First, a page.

Finally, I find fault with West, not respecting South’s “slam” jump and although vulnerable, giving his RHO credit for “knowing what he was doing”. At least to me, especially with his heart holding, West should have known that the evidence then indicated that South had taken the right action, although the actual result of down one, tended to deny my judgment.

However down 800 is considerably better than minus 1430, the result which should have been obtained by EW.

Sometimes, especially while emphasizing results, not should have been, often belies excellent bridge, sometimes sadly making the right decision (EW’s sacrifice), but instead of celebration only feeling despair, this time for NS not EW, but one of South’s own making, although, in this case, South would be spared the ignominy of his declarer play.

bobbywolffFebruary 27th, 2020 at 5:06 pm


Yes, your points are well taken, especially the one about a potential diamond ruff from East, the original weak two bidder who unexpectedly showed up with all three spades.

Of course, the queen of diamonds may be in the short hand, making that line of play possible, but nevertheless risky.

However, as previously mentioned, East will not be void in diamonds, otherwise he should have doubled 6 spades for an unusual lead, which usually, against a suit slam, denotes an undisclosed, up to then, side suit void.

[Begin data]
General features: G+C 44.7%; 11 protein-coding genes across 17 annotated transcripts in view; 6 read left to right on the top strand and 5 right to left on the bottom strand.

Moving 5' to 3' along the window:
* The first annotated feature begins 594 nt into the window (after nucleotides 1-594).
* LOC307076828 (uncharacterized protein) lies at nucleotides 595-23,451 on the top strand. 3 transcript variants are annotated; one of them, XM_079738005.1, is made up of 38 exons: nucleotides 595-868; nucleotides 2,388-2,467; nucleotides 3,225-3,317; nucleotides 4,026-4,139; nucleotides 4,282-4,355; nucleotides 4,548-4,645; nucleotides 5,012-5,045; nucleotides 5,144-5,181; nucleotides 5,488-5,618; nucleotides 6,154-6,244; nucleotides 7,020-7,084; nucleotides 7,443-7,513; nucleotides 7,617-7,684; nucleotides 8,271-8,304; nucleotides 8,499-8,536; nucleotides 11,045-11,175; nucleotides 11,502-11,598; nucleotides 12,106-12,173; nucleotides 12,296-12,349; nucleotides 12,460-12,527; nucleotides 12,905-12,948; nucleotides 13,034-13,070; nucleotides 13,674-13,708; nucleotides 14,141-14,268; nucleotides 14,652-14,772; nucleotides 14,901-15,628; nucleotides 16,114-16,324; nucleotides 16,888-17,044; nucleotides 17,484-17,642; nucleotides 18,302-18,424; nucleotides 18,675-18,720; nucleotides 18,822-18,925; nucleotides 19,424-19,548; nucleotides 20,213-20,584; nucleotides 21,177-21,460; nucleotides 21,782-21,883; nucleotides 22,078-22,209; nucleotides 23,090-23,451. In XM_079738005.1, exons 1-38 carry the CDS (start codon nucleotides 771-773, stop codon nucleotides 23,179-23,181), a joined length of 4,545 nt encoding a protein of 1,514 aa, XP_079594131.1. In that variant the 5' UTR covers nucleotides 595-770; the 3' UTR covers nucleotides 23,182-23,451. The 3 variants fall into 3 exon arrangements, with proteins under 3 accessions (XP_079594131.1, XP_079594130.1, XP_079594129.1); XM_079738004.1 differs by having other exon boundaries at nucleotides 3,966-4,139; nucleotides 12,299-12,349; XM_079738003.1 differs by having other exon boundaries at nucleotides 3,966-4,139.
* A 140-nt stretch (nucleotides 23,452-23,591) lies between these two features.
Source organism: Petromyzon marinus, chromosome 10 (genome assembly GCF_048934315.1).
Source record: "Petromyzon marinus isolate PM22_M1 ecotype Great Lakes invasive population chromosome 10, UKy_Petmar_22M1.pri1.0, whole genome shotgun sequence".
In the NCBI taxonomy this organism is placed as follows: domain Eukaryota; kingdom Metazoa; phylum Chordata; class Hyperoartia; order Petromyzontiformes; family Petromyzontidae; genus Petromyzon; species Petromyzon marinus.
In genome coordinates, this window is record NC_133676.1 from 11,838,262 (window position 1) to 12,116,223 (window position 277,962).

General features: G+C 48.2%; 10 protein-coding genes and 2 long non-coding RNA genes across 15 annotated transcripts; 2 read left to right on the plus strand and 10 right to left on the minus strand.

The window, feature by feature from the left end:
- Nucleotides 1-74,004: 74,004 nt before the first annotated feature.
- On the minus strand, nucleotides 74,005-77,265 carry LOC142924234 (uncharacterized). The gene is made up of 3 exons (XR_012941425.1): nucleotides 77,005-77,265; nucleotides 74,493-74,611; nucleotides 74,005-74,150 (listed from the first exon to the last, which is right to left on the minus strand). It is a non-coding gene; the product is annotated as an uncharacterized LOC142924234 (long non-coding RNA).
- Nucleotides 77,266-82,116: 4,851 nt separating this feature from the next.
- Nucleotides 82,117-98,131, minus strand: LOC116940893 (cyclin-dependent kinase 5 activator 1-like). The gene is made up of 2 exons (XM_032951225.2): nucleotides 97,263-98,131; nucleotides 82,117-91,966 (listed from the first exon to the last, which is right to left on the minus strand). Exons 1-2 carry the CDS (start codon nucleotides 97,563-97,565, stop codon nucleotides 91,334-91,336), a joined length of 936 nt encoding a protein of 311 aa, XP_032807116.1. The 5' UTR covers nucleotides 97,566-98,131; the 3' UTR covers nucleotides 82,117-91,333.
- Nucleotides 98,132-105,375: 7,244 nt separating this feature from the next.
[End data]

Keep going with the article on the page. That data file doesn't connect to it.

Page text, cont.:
While this hand and many others, while usually all having at least slightly different major aspects, the central subject is always counting, without which the average bridge player, let’s say the lower 99% of them, do not reach out for that ability, therefore and definitely limiting them greatly in ever being able to establish expert status.

To create an analogy, when learning to drive, one is taught to always be concentrating on what you are doing, or else, being irresponsible
with your job (and with your passenger(s), but in bridge, it is the same way, with always concentrating on counting every hand, when declarer or, just as necessary, both defenders.